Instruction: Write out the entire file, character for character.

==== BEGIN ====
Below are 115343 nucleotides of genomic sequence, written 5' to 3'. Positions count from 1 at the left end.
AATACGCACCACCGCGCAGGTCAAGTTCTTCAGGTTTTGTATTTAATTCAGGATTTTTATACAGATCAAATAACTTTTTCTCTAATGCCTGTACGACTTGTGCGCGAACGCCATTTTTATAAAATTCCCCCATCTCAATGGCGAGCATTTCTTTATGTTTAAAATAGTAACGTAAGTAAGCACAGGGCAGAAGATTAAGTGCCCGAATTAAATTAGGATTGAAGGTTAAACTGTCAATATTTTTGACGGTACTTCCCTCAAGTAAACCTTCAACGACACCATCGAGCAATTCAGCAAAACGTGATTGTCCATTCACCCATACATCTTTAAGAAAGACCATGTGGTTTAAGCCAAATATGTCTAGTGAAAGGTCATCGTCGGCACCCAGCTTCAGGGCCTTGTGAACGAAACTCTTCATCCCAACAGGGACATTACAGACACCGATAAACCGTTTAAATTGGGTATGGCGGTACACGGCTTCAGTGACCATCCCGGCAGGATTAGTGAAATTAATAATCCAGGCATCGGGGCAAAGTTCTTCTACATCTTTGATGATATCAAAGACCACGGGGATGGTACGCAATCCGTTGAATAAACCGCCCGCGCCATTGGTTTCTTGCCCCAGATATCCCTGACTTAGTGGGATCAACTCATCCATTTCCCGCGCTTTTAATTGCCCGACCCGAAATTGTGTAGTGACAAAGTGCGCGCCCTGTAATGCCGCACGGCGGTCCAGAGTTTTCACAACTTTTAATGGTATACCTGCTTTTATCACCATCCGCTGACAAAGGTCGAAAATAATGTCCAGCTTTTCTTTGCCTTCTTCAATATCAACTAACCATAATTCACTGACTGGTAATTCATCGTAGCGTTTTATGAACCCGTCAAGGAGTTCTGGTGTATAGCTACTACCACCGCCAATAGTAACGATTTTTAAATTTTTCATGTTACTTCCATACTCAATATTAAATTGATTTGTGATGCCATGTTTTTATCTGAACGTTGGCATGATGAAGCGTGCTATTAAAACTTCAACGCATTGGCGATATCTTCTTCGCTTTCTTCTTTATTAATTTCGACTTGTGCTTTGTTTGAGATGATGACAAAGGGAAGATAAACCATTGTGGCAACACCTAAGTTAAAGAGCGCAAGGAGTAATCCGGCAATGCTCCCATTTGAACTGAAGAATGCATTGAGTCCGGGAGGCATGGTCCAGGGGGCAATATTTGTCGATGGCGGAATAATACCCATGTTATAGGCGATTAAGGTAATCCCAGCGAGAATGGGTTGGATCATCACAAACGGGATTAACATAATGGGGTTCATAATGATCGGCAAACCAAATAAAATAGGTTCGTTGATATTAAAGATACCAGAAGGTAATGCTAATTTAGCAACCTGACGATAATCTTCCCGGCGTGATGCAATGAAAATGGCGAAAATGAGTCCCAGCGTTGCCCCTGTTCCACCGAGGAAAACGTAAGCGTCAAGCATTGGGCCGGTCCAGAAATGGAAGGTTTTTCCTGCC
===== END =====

Below are 115343 nucleotides of genomic sequence, written 5' to 3'. Positions count from 1 at the left end.
AATACGCACCACCGCGCAGGTCAAGTTCTTCAGGTTTTGTATTTAATTCAGGATTTTTATACAGATCAAATAACTTTTTCTCTAATGCCTGTACGACTTGTGCGCGAACGCCATTTTTATAAAATTCCCCCATCTCAATGGCGAGCATTTCTTTATGTTTAAAATAGTAACGTAAGTAAGCACAGGGCAGAAGATTAAGTGCCCGAATTAAATTAGGATTGAAGGTTAAACTGTCAATATTTTTGACGGTACTTCCCTCAAGTAAACCTTCAACGACACCATCGAGCAATTCAGCAAAACGTGATTGTCCATTCACCCATACATCTTTAAGAAAGACCATGTGGTTTAAGCCAAATATGTCTAGTGAAAGGTCATCGTCGGCACCCAGCTTCAGGGCCTTGTGAACGAAACTCTTCATCCCAACAGGGACATTACAGACACCGATAAACCGTTTAAATTGGGTATGGCGGTACACGGCTTCAGTGACCATCCCGGCAGGATTAGTGAAATTAATAATCCAGGCATCGGGGCAAAGTTCTTCTACATCTTTGATGATATCAAAGACCACGGGGATGGTACGCAATCCGTTGAATAAACCGCCCGCGCCATTGGTTTCTTGCCCCAGATATCCCTGACTTAGTGGGATCAACTCATCCATTTCCCGCGCTTTTAATTGCCCGACCCGAAATTGTGTAGTGACAAAGTGCGCGCCCTGTAATGCCGCACGGCGGTCCAGAGTTTTCACAACTTTTAATGGTATACCTGCTTTTATCACCATCCGCTGACAAAGGTCGAAAATAATGTCCAGCTTTTCTTTGCCTTCTTCAATATCAACTAACCATAATTCACTGACTGGTAATTCATCGTAGCGTTTTATGAACCCGTCAAGGAGTTCTGGTGTATAGCTACTACCACCGCCAATAGTAACGATTTTTAAATTTTTCATGTTACTTCCATACTCAATATTAAATTGATTTGTGATGCCATGTTTTTATCTGAACGTTGGCATGATGAAGCGTGCTATTAAAACTTCAACGCATTGGCGATATCTTCTTCGCTTTCTTCTTTATTAATTTCGACTTGTGCTTTGTTTGAGATGATGACAAAGGGAAGATAAACCATTGTGGCAACACCTAAGTTAAAGAGCGCAAGGAGTAATCCGGCAATGCTCCCATTTGAACTGAAGAATGCATTGAGTCCGGGAGGCATGGTCCAGGGGGCAATATTTGTCGATGGCGGAATAATACCCATGTTATAGGCGATTAAGGTAATCCCAGCGAGAATGGGTTGGATCATCACAAACGGGATTAACATAATGGGGTTCATAATGATCGGCAAACCAAATAAAATAGGTTCGTTGATATTAAAGATACCAGAAGGTAATGCTAATTTAGCAACCTGACGATAATCTTCCCGGCGTGATGCAATGAAAATGGCGAAAATGAGTCCCAGCGTTGCCCCTGTTCCACCGAGGAAAACGTAAGCGTCAAGCATTGGGCCGGTCCAGAAATGGAAGGTTTTTCCTGCC